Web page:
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New WHO guidance calls for more evidence on airborne transmission

Friday, July 10, 2020, 12:57 GMT+7
New WHO guidance calls for more evidence on airborne transmission
The ultrastructural morphology exhibited by the 2019 Novel Coronavirus (2019-nCoV), which was identified as the cause of an outbreak of respiratory illness first detected in Wuhan, China, is seen in an illustration released by the Centers for Disease Control and Prevention (CDC) in Atlanta, Georgia, U.S. January 29, 2020. Photo: Reuters

The World Health Organization on Thursday released new guidelines on the transmission of the novel coronavirus that acknowledge some reports of airborne transmission of the virus that causes COVID-19, but stopped short of confirming that the virus spreads through the air.

In its latest transmission guidance, the WHO acknowledged that some outbreak reports related to indoor crowded spaces have suggested the possibility of aerosol transmission, such as during choir practice, in restaurants or in fitness classes.

But the WHO said more research is “urgently needed to investigate such instances and assess their significance for transmission of COVID-19.”

The report follows an open letter from scientists who specialise in the spread of disease in the air - so-called aerobiologists - that urged the global body to update its guidance on how the respiratory disease spreads to include aerosol transmission.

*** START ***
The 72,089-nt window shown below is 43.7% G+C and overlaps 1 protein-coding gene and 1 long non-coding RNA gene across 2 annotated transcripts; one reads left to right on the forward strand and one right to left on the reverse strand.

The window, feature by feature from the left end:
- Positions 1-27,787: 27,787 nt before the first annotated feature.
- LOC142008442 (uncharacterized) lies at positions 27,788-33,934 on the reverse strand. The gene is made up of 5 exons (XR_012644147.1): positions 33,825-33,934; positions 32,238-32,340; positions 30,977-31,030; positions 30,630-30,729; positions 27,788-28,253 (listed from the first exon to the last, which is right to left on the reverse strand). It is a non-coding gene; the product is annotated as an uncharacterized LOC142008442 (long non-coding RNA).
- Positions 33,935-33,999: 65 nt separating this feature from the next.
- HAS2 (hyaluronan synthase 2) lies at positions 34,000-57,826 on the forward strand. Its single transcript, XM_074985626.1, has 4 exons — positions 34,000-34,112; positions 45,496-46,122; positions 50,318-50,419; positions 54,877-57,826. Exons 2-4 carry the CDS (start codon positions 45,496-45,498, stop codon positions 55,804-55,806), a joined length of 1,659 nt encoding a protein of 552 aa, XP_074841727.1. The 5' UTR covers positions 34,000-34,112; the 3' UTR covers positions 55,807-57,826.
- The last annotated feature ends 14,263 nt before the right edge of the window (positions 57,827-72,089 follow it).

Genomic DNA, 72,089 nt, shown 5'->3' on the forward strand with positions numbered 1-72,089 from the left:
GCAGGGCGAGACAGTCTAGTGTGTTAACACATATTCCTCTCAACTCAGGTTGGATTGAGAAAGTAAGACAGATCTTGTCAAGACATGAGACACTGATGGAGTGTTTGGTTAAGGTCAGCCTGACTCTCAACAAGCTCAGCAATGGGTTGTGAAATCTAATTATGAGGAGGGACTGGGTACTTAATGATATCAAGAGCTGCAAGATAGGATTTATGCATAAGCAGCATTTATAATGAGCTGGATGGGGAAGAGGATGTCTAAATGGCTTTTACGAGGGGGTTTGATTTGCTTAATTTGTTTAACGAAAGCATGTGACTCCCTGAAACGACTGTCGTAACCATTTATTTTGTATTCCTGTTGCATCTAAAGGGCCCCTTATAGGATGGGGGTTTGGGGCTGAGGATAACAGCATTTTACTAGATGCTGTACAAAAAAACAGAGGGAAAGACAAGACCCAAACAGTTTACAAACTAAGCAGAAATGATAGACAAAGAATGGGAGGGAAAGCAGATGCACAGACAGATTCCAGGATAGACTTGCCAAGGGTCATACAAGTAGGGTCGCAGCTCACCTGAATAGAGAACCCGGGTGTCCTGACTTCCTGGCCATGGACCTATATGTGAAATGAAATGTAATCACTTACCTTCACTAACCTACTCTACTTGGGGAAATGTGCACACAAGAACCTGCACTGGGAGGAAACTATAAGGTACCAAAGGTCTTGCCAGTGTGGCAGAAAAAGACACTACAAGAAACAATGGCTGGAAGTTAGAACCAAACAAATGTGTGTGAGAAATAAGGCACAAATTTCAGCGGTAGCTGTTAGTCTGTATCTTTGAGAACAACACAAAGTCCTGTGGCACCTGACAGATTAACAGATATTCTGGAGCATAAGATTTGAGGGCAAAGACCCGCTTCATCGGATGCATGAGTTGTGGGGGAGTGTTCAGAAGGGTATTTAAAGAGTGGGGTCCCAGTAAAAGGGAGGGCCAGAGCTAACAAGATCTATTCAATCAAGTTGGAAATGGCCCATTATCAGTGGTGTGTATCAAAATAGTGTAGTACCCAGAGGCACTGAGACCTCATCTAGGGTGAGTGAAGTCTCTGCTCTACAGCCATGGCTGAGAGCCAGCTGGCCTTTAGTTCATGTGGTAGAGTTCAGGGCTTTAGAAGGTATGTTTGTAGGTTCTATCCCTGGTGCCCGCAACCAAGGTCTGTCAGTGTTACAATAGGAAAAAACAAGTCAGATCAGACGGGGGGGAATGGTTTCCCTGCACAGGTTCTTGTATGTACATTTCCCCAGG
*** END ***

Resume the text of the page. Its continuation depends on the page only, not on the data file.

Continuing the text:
Based on its review of the evidence, the WHO said the coronavirus that causes COVID-19 spreads through contact with contaminated surfaces or close contact with infected people who spread the virus through saliva, respiratory secretions or droplets released when an infected person coughs, sneezes, speaks or sings.

WHO defines aerosols as being under 5 microns because only particles that small could float in the air long enough to be inhaled. However, Jimenez and Marr said a much larger range of particle size has been shown to contribute to infection.

Rather than size, they said the differences between droplets and aerosols should be based on how the infection occurs: If a person inhales the virus and becomes infected, it’s an aerosol. If the infection occurs by contact, they are droplets.

Although WHO has been focused on airborne transmission at long distances, Marr said breathing in aerosols “is of greater concern at close contact and when people are in the same room.”

Reuters

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